Apapa Gridlock Undoing Economic Competitiveness

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Babatunde Raji Fashola

In its recent annual report, the World Economic Forum (WEF) ranked Nigeria 115 out of 140 countries in its 2018 Global Competitiveness Index. The WEF report noted that Nigeria moved 10 places upward from its 2017/2018 ranking of 125 out of 137 countries.
According to the report, Nigeria’s ranking improved in four of 12 ranking pillars, namely infrastructure, health, business dynamism and innovation capability.

It, however, pointed out that the country would require improvement in the areas of institutions, ICT adoption, macro-economic environment, skill, market size among others. One compelling area that holds the key to the country’s economy but which the WEF failed to mention is in massive port reforms.
It is estimated that over N803m is lost daily as a result of port congestion and a survey conducted by a private consultancy firm, Akintola Williams Deloitte revealed that the efficiency at the nation’s seaports had earlier saved the Nigerian economy an estimated $800 million annually in congestion fees alone.
How could a country loss such quantum of money daily and still expect to remain competitive on the global stage? What about the impact on its economy and how did we get to this sorry state?
In the mid- 80s before General Ibrahim Babangida took over government in a military coup and went ahead to introduce his Structural Adjustment Programme (SAP), as a young man moonlighting in Apapa industrial area to raise funds for higher education, the whole stretch of Creek Road up to the main Apapa Port gate was a beehive of activities.
The companies that were maintaining the engines of production in Apapa were Cadbury, manufacturer of Trebor sweets, peppermint, a pharmaceutical company was next, SCOA Motors, Niger Biscuit, Michelin, SGBN, Ibru Fisheries, Elf right up to the Federated Motors Incorporated (FMI) manufacturers of American brand trucks, Dizengoff W.A, Brian Munroe, SCOA Assembly which assembled 404 pickup vehicles and then PKN, manufacturers of glass products.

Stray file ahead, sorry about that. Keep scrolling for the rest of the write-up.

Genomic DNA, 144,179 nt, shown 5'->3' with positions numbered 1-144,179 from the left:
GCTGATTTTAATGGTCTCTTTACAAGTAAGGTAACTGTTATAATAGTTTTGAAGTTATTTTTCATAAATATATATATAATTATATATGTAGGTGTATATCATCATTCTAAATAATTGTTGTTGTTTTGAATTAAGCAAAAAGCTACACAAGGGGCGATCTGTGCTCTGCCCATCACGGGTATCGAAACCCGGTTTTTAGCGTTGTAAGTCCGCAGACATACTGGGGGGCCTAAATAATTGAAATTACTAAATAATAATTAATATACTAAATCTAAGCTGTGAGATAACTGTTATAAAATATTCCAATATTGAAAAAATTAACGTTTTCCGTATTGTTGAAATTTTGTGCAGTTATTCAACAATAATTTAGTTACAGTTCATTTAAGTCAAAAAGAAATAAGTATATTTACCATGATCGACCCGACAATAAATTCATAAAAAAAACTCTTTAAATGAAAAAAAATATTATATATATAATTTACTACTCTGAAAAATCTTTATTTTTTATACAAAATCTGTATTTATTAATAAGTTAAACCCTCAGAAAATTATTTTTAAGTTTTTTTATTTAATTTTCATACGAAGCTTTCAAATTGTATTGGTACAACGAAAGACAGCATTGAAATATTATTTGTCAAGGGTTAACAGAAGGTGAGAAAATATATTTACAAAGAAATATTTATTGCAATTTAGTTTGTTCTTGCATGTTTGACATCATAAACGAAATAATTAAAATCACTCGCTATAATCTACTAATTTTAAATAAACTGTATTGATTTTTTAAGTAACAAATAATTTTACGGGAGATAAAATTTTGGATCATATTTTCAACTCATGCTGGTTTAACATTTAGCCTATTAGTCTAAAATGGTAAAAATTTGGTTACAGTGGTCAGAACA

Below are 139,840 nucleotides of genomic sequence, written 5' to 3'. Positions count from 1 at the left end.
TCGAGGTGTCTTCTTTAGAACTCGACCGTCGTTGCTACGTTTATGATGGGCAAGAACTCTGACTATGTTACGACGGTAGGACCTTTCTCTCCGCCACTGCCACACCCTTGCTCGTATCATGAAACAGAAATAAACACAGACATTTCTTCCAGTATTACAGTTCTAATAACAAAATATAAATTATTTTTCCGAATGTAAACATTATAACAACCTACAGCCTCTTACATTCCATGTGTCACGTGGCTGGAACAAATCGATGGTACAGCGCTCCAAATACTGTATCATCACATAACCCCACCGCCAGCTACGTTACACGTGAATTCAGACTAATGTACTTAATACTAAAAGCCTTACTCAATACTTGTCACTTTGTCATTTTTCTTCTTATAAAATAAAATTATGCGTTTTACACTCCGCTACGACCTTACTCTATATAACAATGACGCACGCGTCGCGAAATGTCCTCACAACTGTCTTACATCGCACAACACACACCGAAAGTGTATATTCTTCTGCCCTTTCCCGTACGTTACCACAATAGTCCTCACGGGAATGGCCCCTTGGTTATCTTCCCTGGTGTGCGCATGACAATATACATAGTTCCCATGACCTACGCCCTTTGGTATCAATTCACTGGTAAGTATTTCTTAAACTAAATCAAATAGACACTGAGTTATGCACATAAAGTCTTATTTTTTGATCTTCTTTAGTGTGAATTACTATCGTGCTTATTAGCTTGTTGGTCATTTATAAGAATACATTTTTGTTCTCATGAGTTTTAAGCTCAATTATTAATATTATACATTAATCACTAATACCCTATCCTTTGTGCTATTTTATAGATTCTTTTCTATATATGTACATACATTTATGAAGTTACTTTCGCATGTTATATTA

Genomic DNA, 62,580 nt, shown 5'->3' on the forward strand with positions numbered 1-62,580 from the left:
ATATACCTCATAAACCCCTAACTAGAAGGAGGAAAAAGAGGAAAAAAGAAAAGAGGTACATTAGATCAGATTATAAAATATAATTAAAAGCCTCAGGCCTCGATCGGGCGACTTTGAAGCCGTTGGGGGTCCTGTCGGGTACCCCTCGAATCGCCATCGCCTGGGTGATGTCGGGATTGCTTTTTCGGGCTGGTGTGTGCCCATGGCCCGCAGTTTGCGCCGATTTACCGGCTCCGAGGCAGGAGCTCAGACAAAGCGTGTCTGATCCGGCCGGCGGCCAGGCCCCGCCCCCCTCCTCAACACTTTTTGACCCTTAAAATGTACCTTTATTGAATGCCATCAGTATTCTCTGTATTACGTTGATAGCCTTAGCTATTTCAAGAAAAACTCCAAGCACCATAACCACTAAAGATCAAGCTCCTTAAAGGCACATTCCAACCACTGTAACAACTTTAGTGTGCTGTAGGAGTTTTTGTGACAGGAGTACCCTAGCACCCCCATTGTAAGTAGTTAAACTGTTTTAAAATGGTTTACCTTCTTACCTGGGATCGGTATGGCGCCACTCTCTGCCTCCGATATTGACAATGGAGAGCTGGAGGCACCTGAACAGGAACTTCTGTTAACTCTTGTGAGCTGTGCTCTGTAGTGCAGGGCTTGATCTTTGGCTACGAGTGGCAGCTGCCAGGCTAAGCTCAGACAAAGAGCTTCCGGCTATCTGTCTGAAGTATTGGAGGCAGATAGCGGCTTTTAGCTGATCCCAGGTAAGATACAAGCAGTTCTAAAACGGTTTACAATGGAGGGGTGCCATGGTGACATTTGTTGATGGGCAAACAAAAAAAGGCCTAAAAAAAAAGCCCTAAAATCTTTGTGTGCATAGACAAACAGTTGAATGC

On Burma road were First Bank, Tarpaulin Industries, Lipton Tea, Union Bank, Borini Prono, CAP and several others that relied mostly on the petrodollars to import raw materials for their factories. Yet, Apapa roads were free, the ports were accessible and the cost of doing business was low, prices of goods and services affordable and the economy was stable.
Today, Apapa is a ghost of its former past, not only has it lost it productive capacity, virtually all the companies mentioned above have left for greener pastures. In their places, we now have tank farms, gas plants, tankers and trailers occupying every imaginable space and crippling movement to a halt.

Apart from ships waiting for months to berth and offload cargoes, importers are forced to pay huge sums in demurrage, transport cost and several other charges imposed by duplicitous agencies. In Apapa ports, it now takes over 30 days to clear a container and importers have to go through excruciating pains to clear their goods from the port.
Many industry operators complain seriously about lack of access to the ports because of bad roads, but that is just one side of the story. It has been discovered that apart from lack of access road which luckily Dangote Group is already addressing, most of the port operators are said to have converted the holding bays for trucks inside the ports to warehouses for containers thereby forcing the trucks on the roads.
It is a pity that each successive government has failed to creatively find ways to bring succour to Apapa basically because it has adopted the same approach to tackle an aged long problem. Unfortunately, the present administration has not shown a strong political will to address Apapa’s intractable traffic problems by wielding the big stick on these companies owned by such sacred cows like retired generals, highly connected politicians and big business owners who are milking the economy dry from their punitive actions.